While some people were disappointed by the final season of Game of Thrones, we thought it was great—and there’s no question the final six episodes delivered plenty of quoteworthy and important lines. This week, we’ll be going over some of the best parts about the series now that it’s over, and we’re starting today with the best Game of Thrones quotes.


125. “I am the gift. It’s a pleasure to meet you, Your Grace. My name is Tyrion Lannister.” – Tyrion Lannister


124. “A crown for a king.” – Khal Drogo


123. “Rhaegar fought valiantly, Rhaegar fought nobly, Rhaegar fought honorably. And Rhaegar died.” – Jorah Mormont


122. “Go on, do your duty.” – Stannis Baratheon to Brienne of Tarth


121. “Now you are truly lost.” – Rodrik Cassel to Theon Greyjoy


120. “Do you like games, little man? Let’s play a game.” – Ramsay Bolton to Rickon Stark


119. “Take Lord Janos outside. Olly, bring me my sword.” – Jon Snow


118. “Kill the boy, and let the man be born.” – Maester Aemon Targaryen to Jon Snow


117. “Whilst Lord Janos was hiding with the women and children, Jon Snow was leading. Ser Alliser fought bravely, tis true. When he was wounded, it was Jon who saved us. He took charge of the Wall’s defense, he killed the Magnar of Thenns, he went north to deal with Mance Rayder—knowing it would’ve almost certainly meant his own death. Before that, he led the mission to avenge Lord Commander Mormont. Mormont himself chose Jon to be his steward. He saw something in Jon and now we’ve all seen it too. He may be young, but he’s the commander we turned to when the night was darkest.” – Samwell Tarly


116. “The big woman still here?” – Tormund Giantsbane


115. “Brothers! A hundred generations have defended this castle! It’s never fallen before; she will not fall tonight! Those are Thenns at our walls! They eat the flesh of the men they kill! Do you want to fill the belly of a Thenn, tonight? Tonight, we fight! And when the sun rises, I promise you, Castle Black will stand! The Night’s Watch will stand! With me now, now with me!” – Alliser Thorne


114. “The greater the risk, the greater the reward.” – Varys


113. “I know a killer when I see one.” – Arya Stark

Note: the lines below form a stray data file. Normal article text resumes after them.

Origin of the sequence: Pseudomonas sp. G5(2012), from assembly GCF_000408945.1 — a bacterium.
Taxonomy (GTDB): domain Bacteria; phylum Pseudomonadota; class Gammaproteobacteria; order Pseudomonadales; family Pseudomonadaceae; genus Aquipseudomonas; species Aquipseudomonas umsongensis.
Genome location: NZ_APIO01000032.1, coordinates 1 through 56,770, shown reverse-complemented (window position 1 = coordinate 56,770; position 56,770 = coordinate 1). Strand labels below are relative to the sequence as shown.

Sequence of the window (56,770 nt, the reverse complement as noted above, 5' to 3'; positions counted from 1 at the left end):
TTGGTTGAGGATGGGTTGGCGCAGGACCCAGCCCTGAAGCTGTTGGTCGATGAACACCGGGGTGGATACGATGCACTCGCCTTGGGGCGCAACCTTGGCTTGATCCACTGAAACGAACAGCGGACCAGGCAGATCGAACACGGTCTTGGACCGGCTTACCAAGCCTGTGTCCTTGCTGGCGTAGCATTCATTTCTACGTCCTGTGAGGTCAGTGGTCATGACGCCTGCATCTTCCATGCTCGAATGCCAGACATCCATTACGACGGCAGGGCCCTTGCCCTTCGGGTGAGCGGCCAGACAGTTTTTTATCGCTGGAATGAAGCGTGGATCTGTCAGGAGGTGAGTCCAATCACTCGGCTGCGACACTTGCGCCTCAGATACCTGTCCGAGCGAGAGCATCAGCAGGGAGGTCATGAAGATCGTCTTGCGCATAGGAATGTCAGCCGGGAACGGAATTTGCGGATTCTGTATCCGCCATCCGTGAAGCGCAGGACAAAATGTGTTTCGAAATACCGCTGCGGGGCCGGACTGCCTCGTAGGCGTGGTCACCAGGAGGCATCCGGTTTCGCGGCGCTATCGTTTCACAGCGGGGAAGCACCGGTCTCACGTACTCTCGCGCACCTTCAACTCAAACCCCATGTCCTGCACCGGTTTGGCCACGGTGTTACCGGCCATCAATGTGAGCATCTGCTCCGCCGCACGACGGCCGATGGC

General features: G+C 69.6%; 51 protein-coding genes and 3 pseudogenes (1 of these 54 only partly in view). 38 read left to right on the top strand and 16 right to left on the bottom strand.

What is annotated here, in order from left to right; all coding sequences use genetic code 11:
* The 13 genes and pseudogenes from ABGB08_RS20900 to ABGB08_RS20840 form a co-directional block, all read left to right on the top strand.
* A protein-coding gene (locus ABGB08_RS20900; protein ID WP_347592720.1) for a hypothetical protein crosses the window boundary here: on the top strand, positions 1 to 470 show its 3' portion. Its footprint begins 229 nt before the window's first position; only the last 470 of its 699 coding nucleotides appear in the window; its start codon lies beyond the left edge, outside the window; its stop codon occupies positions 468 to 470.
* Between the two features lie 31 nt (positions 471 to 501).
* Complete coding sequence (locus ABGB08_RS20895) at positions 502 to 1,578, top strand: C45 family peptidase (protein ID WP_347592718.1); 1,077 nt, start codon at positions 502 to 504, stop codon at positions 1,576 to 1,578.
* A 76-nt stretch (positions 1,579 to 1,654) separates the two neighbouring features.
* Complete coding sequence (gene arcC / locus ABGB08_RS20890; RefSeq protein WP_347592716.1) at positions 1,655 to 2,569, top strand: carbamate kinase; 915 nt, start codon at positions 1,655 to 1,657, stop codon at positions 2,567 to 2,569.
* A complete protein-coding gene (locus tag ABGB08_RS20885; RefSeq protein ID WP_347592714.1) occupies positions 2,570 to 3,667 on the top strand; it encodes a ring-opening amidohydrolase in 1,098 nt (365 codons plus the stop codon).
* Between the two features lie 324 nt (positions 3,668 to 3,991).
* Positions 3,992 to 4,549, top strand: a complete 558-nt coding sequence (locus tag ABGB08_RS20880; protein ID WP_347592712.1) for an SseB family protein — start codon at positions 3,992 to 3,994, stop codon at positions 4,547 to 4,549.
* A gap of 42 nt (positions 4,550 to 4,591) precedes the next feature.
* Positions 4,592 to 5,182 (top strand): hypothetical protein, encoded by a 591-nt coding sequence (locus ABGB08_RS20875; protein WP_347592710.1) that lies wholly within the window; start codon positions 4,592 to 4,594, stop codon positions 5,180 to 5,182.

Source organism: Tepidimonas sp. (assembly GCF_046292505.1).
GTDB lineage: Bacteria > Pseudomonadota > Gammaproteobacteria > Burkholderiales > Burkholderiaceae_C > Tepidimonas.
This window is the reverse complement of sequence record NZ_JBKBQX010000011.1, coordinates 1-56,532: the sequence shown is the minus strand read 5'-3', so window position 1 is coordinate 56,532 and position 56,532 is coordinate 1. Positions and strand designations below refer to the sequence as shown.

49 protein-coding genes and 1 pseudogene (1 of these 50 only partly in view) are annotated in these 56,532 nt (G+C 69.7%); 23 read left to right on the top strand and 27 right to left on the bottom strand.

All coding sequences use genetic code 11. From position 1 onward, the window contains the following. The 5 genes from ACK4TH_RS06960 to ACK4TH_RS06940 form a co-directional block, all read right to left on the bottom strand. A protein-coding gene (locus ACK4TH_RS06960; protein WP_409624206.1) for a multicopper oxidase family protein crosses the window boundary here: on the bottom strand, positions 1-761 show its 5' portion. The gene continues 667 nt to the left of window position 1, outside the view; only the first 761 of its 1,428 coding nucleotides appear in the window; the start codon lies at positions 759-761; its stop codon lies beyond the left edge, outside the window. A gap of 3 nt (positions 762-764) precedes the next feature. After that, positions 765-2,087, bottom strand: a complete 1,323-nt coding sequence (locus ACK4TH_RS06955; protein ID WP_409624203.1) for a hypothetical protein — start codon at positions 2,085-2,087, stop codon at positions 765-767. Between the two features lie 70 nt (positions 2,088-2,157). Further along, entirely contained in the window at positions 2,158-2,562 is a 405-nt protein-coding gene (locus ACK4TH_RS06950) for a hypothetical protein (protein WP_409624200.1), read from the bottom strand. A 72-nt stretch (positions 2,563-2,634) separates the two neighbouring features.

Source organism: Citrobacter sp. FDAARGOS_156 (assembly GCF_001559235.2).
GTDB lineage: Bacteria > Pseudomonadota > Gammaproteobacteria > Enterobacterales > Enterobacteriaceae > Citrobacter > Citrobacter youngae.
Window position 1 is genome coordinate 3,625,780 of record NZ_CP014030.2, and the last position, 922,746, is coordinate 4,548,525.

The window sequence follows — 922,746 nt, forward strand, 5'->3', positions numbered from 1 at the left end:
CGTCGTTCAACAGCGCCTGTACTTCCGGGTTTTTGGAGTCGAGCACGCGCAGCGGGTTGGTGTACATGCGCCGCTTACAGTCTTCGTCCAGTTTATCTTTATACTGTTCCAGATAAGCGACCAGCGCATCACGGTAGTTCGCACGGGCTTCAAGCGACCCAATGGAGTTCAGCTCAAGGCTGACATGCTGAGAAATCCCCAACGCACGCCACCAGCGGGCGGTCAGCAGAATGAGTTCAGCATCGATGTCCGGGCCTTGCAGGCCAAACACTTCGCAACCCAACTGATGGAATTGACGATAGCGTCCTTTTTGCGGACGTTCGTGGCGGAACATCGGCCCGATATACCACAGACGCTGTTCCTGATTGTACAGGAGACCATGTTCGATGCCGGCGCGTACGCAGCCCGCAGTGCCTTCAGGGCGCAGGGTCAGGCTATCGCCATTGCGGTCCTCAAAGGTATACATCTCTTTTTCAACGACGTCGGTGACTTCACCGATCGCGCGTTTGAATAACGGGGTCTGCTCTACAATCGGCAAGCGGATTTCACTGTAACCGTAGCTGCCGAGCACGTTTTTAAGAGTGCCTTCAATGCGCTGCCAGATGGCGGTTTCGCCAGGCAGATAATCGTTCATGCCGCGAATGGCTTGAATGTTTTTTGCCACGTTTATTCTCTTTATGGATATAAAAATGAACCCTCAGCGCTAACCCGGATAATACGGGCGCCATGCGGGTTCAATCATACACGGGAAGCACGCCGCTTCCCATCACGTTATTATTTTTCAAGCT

112. “Forgive me.” – Stannis Baratheon to Shireen Baratheon


111. “I’m a slow learner… it’s true. But I learn.” – Sansa Stark


110. “I don’t believe you.” – Jaime Lannister to Cersei Lannister


109. “Kill me and be cursed. You are no king of mine.” – Rickard Karstark to Robb Stark


108. “Fewer.” – Stannis Baratheon


107. “I didn’t come here to argue grammar.” – Daenerys Targaryen


106. “We do not kneel.” – Mance Rayder


105. “I’m no king. But if I were, I’d knight you ten times over.” – Tormund Giantsbane to Brienne of Tarth


104. “I have only loved one woman—only one—my entire life… your sister.” – Littlefinger


103. “I understand that if any more words come pouring out of your **** mouth, I’m gonna have to eat every f***ing chicken in this room.” – The Hound


102. “Tyrion Lannister, I name you Hand of the Queen.” – Daenerys Targaryen


101. “Arise, Brienne of Tarth, a Knight of the Seven Kingdoms” – Jaime Lannister


100. “When my dragons are grown, we will take back what was stolen from me and destroy those who wronged me. We will lay waste to armies and burn cities to the ground!” – Daenerys Targaryen


99. “Power resides where men believe it resides. It’s a trick. A shadow on the wall. And a very small man can cast a very large shadow.” – Varys to Tyrion Lannister


98. “Dragons are where our partnership ends.” – Bronn to Jaime Lannister


97. “I’ve always had blue eyes!” – Tormund Giantsbane


96. “Your words will disappear. Your House will disappear. Your name will disappear. All memory of you will disappear.” – Sansa Stark to Ramsay Bolton


95. “There never lived a more loyal squire.” – Tyrion Lannister to Podrick Payne


94. “The King in the North!”


93. “My name is Arya Stark. I want you to know that. The last thing you’re ever going to see is a Stark smiling down at you as you die.” – Arya Stark to Walder Frey


92. “Look around you. We’re all liars here. And every one of us is better than you.” – Littlefinger to Sansa Stark